Cannondale Breaks Down the All New 2015 F-Si

If you’re looking for an in depth play by play of the new F-Si wonder 29er from Cannondale, make sure to check out Tyler’s coverage here. If it’s the CliffNotes style video breakdown you see, check out the video above featuring Cannondale’s Lead Engineer on the project, Peter Denk. Of course Marco Fontana and Manuel Fumic help illustrate the advances with some skilled riding. For even more incredible shredding on the new F-SI make sure to check out Peter Sagan’s style if you haven’t already!

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12 thoughts on “Cannondale Breaks Down the All New 2015 F-Si

  1. Really Bike Rumor? “Cannondale Breaks Down…” You couldn’t have worded that any other way?

    The bike looks awesome though. Well done.

  2. What, no thru Axel? Just kidding! I think it’s awesome. And for quick wheel changes in race situations it’s mint if the stiffness numbers are true.

  3. 29er, short stays, agility, and an asym rear triangle for better der clearance and even spoke tensions?

    Sound like Bystickel circa 2006.

  4. regarding the chainring moved out to the outside : will that not result in supporting only a crankset with a rather large q factor ?
    in other words something around 170mm ?

    well done on the mud clearance and general design !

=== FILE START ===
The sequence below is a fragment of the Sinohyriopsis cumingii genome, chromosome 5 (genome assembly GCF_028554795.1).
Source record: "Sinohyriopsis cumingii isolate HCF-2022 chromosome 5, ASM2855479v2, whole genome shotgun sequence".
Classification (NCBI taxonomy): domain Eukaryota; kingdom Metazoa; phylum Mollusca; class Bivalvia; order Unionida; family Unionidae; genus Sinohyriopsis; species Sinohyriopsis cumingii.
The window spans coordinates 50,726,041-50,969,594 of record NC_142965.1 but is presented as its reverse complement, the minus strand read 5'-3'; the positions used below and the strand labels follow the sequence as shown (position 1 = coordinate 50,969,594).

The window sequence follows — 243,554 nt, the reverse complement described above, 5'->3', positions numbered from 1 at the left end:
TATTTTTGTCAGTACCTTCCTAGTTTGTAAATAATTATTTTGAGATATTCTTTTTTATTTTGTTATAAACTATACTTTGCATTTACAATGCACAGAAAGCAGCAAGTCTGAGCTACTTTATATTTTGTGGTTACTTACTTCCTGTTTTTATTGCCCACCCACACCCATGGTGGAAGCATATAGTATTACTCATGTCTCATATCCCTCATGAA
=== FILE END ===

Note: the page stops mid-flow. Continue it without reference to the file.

5. many mountain cranks have plenty of room to move the rings to the right before they interfere with the arms. but likely it’s all a non-issue anyway when using their crank w special spider.

  6. Why does everyone keep banging on about thru axles? Is torsional stiffness in the rear wheel of an XC bike that affected?

    Did anyone watch guys try to change thru axle wheels at Nove Moste? It was excruciatingly slow and awkward.

  7. I own a 2006 Cannondale prophet and I have to release the front caliper in order to release the front wheel from the lefty ?

    Unless it is different with newer lefties (feel free to correct me) it looks to me that wheel change is a dubious reason to keep quick releases at the rear.

  8. How does increased fork offset and slacker headangle offer a quicker steering? I would have thought it did just the oposite.

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